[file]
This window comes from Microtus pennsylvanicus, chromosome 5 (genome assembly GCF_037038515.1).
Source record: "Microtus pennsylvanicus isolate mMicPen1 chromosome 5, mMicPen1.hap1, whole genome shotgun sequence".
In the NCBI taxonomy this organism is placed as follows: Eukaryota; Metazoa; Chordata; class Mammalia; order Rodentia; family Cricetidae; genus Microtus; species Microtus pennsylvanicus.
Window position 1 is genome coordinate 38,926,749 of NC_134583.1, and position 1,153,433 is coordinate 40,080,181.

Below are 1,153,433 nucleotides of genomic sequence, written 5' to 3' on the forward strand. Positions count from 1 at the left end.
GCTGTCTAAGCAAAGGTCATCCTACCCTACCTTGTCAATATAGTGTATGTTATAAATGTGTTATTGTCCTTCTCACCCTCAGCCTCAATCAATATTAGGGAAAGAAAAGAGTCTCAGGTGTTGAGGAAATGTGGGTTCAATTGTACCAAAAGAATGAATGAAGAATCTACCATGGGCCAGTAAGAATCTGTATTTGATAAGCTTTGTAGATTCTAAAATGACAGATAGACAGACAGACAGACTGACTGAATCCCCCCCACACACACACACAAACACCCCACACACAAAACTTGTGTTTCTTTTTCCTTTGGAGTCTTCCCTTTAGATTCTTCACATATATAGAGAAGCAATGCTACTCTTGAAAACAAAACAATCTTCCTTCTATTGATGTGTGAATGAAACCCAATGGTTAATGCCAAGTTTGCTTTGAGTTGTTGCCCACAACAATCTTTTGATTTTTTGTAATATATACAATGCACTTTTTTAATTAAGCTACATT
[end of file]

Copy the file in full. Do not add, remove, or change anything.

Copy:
This window comes from Microtus pennsylvanicus, chromosome 5 (genome assembly GCF_037038515.1).
Source record: "Microtus pennsylvanicus isolate mMicPen1 chromosome 5, mMicPen1.hap1, whole genome shotgun sequence".
In the NCBI taxonomy this organism is placed as follows: Eukaryota; Metazoa; Chordata; class Mammalia; order Rodentia; family Cricetidae; genus Microtus; species Microtus pennsylvanicus.
Window position 1 is genome coordinate 38,926,749 of NC_134583.1, and position 1,153,433 is coordinate 40,080,181.

Below are 1,153,433 nucleotides of genomic sequence, written 5' to 3' on the forward strand. Positions count from 1 at the left end.
GCTGTCTAAGCAAAGGTCATCCTACCCTACCTTGTCAATATAGTGTATGTTATAAATGTGTTATTGTCCTTCTCACCCTCAGCCTCAATCAATATTAGGGAAAGAAAAGAGTCTCAGGTGTTGAGGAAATGTGGGTTCAATTGTACCAAAAGAATGAATGAAGAATCTACCATGGGCCAGTAAGAATCTGTATTTGATAAGCTTTGTAGATTCTAAAATGACAGATAGACAGACAGACAGACTGACTGAATCCCCCCCACACACACACACAAACACCCCACACACAAAACTTGTGTTTCTTTTTCCTTTGGAGTCTTCCCTTTAGATTCTTCACATATATAGAGAAGCAATGCTACTCTTGAAAACAAAACAATCTTCCTTCTATTGATGTGTGAATGAAACCCAATGGTTAATGCCAAGTTTGCTTTGAGTTGTTGCCCACAACAATCTTTTGATTTTTTGTAATATATACAATGCACTTTTTTAATTAAGCTACATT